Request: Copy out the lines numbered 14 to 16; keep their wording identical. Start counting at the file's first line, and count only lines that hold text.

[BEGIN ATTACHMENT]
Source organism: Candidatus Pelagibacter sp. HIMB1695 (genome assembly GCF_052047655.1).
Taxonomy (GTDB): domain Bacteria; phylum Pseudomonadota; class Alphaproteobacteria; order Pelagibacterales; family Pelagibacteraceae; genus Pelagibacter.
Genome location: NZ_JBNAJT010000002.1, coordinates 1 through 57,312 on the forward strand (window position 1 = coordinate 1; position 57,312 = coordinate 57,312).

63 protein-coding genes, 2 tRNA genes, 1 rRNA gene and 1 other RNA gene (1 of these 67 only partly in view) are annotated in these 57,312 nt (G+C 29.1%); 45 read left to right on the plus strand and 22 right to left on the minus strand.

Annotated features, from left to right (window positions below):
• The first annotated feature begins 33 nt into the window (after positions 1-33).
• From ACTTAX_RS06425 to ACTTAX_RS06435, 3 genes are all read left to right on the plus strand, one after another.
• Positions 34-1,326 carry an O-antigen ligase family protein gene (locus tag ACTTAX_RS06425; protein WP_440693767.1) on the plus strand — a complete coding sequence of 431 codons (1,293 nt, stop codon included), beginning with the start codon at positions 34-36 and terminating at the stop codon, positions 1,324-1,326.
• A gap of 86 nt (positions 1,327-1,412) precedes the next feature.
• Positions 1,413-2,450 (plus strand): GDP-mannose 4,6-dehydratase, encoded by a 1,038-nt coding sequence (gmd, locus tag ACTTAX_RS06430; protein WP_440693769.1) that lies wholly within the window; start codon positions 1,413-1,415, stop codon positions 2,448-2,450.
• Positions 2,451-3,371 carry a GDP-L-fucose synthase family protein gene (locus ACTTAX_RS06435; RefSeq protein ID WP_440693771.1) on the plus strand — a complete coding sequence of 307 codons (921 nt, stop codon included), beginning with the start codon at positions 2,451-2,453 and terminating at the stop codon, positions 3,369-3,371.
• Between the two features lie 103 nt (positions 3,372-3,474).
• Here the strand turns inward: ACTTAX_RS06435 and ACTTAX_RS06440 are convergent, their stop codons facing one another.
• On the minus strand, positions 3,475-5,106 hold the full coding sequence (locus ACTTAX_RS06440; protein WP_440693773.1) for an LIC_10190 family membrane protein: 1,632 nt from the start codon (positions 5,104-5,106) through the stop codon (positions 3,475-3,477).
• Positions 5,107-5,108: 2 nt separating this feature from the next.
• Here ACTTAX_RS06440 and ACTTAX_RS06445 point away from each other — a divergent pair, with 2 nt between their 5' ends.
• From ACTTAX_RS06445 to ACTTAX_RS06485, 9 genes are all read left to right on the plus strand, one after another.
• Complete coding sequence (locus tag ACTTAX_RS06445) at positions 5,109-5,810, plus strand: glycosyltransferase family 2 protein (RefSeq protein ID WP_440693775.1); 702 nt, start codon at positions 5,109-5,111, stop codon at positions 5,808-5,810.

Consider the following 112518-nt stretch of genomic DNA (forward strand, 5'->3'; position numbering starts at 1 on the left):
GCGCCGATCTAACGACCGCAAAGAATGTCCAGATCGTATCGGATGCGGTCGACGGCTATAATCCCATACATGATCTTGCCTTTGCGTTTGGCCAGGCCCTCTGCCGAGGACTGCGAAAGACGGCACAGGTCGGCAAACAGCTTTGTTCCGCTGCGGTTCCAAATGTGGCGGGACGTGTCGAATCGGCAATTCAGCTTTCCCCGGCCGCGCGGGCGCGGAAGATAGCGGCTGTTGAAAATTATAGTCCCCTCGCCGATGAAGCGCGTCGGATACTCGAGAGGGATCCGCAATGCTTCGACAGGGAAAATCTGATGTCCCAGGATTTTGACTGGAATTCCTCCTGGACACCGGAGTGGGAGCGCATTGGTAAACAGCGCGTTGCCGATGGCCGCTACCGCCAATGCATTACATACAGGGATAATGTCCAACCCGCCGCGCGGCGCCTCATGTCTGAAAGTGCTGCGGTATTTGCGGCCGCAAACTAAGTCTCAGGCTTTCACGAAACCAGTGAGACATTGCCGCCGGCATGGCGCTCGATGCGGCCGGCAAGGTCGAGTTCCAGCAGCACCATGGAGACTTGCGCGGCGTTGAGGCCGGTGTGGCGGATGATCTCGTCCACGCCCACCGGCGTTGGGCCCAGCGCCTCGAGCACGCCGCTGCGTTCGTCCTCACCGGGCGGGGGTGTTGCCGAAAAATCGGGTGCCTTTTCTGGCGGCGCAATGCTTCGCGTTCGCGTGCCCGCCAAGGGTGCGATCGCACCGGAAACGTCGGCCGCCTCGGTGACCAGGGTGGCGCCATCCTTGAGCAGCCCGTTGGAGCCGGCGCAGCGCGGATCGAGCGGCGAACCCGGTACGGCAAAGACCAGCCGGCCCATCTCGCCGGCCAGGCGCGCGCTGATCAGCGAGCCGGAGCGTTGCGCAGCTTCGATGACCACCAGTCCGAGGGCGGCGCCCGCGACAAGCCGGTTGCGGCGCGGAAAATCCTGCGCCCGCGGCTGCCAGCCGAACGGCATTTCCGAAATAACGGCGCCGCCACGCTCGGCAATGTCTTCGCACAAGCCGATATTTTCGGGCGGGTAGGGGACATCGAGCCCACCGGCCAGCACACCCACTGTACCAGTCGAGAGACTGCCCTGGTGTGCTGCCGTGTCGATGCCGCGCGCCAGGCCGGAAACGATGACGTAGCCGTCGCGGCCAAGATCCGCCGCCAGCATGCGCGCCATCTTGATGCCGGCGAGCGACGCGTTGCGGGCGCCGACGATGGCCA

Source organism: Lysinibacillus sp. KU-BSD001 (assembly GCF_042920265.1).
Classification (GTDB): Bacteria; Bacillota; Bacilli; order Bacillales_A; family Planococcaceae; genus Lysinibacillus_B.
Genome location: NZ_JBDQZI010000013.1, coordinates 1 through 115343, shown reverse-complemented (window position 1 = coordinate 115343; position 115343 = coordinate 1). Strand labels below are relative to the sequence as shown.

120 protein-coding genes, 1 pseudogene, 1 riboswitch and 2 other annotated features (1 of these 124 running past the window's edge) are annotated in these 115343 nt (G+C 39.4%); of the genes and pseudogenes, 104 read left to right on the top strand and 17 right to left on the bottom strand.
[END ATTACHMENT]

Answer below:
• On the minus strand, positions 3,475-5,106 hold the full coding sequence (locus ACTTAX_RS06440; protein WP_440693773.1) for an LIC_10190 family membrane protein: 1,632 nt from the start codon (positions 5,104-5,106) through the stop codon (positions 3,475-3,477).
• Positions 5,107-5,108: 2 nt separating this feature from the next.
• Here ACTTAX_RS06440 and ACTTAX_RS06445 point away from each other — a divergent pair, with 2 nt between their 5' ends.